Reckoning and Reasoning

I don’t like arithmetic, maybe in part because I’m not especially good at it. But what I dislike more than the feeling of doing arithmetic is the fact that so many people think math is nothing but arithmetic.

So let’s start with arithmetic — because if I’m trying to undermine the view of math as a mule train, there’s no better place to start than the place where the tethers feel tightest.

Suppose someone asked you to compute 997 + 998 + 3 + 2. How might you do it? You could use the standard one-size-fits-all procedure for adding up a list of nonnegative integers illustrated below (I’m omitting the cross-outs and carries).

But if the niceness of the final answer leads you to suspect that there’s a slicker way, you’re right: 997 + 998 + 3 + 2 equals (997 + 3) + (998 + 2), which equals 1000 + 1000, which equals 2000. This alternative path will lead you to the right answer because addition satisfies laws: the commutative law, which guarantees that changing the order of the terms doesn’t change the sum (so that 997 + 998 + 3 + 2 equals 997 + 3 + 998 + 2) and the associative law1, which guarantees that how you group the terms doesn’t change the sum (so that 997 + 3 + 998 + 2 equals (997 + 3) + (998 + 2)).

Unlike human laws, which constrain the behavior of people, number laws constrain the behavior of numbers and thereby free people to solve problems in flexible ways.

What if someone asked you to compute 999 × 997 + 999 × 3?  As before you can use general-purpose multiplication and addition procedures and if you perform them without making any mistakes you’ll get 999,000, but as before there’s a shortcut, this time using the distributive law, hinging on the way 999 appears twice in the problem: 999 × 997 plus 999 × 3 equals 999 × (997+3), which is 999 × 1000, or 999,000.

At this point, you may be thinking that I’m just using contrived examples to show how abstract reasoning can occasionally let you arrive at answers more quickly than blindly performing the one-size-fits-all procedures taught in grade school. Fair point.  A more honest example, one that’s truer to the ways in which the laws of arithmetic get used, is the problem of computing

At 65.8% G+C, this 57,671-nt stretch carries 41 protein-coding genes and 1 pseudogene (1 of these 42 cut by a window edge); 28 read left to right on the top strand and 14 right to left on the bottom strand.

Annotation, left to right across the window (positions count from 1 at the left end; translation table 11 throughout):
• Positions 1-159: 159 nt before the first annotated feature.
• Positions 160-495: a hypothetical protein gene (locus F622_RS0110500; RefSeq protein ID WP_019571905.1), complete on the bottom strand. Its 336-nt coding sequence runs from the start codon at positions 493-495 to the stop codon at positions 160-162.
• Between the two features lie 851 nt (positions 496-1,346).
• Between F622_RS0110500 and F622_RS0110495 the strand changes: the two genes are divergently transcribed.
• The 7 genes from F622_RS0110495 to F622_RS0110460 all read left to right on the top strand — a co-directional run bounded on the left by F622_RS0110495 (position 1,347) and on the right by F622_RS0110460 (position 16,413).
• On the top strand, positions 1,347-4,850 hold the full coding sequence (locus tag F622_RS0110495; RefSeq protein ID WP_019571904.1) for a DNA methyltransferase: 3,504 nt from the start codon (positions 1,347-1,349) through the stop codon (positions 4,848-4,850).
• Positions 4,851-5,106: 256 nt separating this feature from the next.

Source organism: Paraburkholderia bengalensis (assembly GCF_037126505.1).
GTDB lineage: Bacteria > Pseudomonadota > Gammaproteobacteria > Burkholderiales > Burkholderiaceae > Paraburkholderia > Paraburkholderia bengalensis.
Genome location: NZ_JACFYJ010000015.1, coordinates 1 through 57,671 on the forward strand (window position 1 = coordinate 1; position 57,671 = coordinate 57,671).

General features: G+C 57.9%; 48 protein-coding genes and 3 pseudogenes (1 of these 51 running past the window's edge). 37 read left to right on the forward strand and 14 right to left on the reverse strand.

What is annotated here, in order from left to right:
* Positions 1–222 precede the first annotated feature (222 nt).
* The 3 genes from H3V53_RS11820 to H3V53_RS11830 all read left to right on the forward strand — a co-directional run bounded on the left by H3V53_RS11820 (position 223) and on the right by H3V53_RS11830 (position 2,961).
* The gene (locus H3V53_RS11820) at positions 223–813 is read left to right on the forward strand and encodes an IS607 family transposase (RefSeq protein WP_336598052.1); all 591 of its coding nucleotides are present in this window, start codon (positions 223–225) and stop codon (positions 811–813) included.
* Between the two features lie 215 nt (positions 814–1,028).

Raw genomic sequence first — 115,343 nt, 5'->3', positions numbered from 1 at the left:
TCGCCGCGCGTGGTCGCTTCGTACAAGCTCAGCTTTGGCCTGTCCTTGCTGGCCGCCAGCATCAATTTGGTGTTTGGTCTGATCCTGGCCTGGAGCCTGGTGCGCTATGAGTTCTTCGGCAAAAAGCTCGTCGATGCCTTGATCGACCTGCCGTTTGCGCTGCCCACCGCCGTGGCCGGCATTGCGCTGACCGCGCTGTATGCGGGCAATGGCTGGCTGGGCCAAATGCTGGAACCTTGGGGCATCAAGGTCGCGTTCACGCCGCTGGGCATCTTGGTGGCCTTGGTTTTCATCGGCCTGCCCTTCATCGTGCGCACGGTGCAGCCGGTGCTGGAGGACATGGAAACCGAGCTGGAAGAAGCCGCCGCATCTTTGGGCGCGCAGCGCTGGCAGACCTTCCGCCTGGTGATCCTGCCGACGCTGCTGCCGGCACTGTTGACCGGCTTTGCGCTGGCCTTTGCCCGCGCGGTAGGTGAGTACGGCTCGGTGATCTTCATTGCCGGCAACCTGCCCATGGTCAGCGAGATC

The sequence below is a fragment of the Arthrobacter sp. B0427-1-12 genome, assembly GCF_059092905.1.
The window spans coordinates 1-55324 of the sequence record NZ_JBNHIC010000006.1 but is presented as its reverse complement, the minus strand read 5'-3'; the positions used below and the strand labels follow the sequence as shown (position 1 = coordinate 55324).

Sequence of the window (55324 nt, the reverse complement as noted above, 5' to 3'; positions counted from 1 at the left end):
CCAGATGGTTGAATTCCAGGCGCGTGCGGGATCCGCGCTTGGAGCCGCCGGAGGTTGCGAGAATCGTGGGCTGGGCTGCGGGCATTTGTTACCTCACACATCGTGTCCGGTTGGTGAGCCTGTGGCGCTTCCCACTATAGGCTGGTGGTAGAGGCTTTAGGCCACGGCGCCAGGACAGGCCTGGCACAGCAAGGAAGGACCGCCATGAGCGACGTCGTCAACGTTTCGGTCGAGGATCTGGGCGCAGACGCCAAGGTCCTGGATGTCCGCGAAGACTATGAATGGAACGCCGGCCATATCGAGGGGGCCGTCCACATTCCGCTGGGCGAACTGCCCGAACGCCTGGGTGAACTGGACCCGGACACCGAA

1 = 1,

1+2 = 3,

1+2+3 = 6,

1+2+3+4 = 10,

et cetera, ad infinitum. But there are infinitely many sums like this, so if you tried to write down all the answers you’d never finish! Instead, I want you to find a general formula so that if (for instance) someone asked you to find 1 + 2 + 3 + … + 100 you’d be able to compute the answer in seconds rather than minutes or hours.


Many popular books on mathematics tell the tale of how young Carl Friedrich Gauss, destined to become the pre-eminent mathematician of his day, had a math teacher who asked the class to add the numbers from 1 up to 100. The teacher was shocked when Gauss wrote down the correct answer on his slate seconds later. How did Carl do it? He instantly thought of regrouping the terms as (1+100)+(2+99)+(3+98)+…+(50+51), obtaining 101 × 50, or 5050.

I don’t believe that the story is true (see the Brian Hayes article in the References). But even if we accept it as a fable rather than mathematical history, it’s not a tale I like to tell, since some students may take the teller’s tacit message to be “This shows the difference between someone like Gauss and someone like you.”

The question that interests me is, how might Carl have discovered a shortcut like this (if he did, which he probably didn’t)?

One possibility is that future statistics-pioneer Carl was already thinking about averages; if you ask yourself what the average of the numbers 1 through 100 is, it’s easy to see intuitively that the answer should be about 50, and then, thinking a little harder, you may hit on the idea of dividing the hundred numbers into fifty pairs where the numbers in each pair average to 50.5.  This tells you that the average of all hundred numbers is 50.5, so that the sum is 50.5 times 100, or 5050.

Or maybe Carl computed a few of the sums 1, 1+2, 1+2+3, 1+2+3+4, … and, looking for patterns (“There’s got to be a trick to this”), divided the successive sums 1, 3, 6, 10 by the successive numbers 1, 2, 3, 4, obtaining the quotients

1/1 = 1.0,

3/2 = 1.5,

6/3 = 2.0,

10/4 = 2.5.

These numbers form an arithmetic progression in which each term exceeds the one before by 1/2, suggesting that 1+2+3+…+n divided by n equals (n+1)/2. Perhaps Carl didn’t prove that the pattern persists but, trusting in an orderly mathematical universe, guessed that 1+2+3+…+100 divided by 100 would follow the pattern and equal 101/2 = 50.5.

Or maybe Carl had read a book on classical Greek mathematics. The ancient Greeks called numbers of the form 1+2+3+…+n (the sum of the integers between 1 and n) triangle numbers because of the way we can arrange 1+2+3+…+n dots in a triangular array with n dots on each side.

It’s been known for millennia that 1+2+3+…+n equals n×(n+1)/2. The Greeks proved it by slicing an n-by-n+1 rectangle2 into two triangles each containing 1+2+3+…+n dots, as shown below for n=4. Young Carl might have gotten wind of this.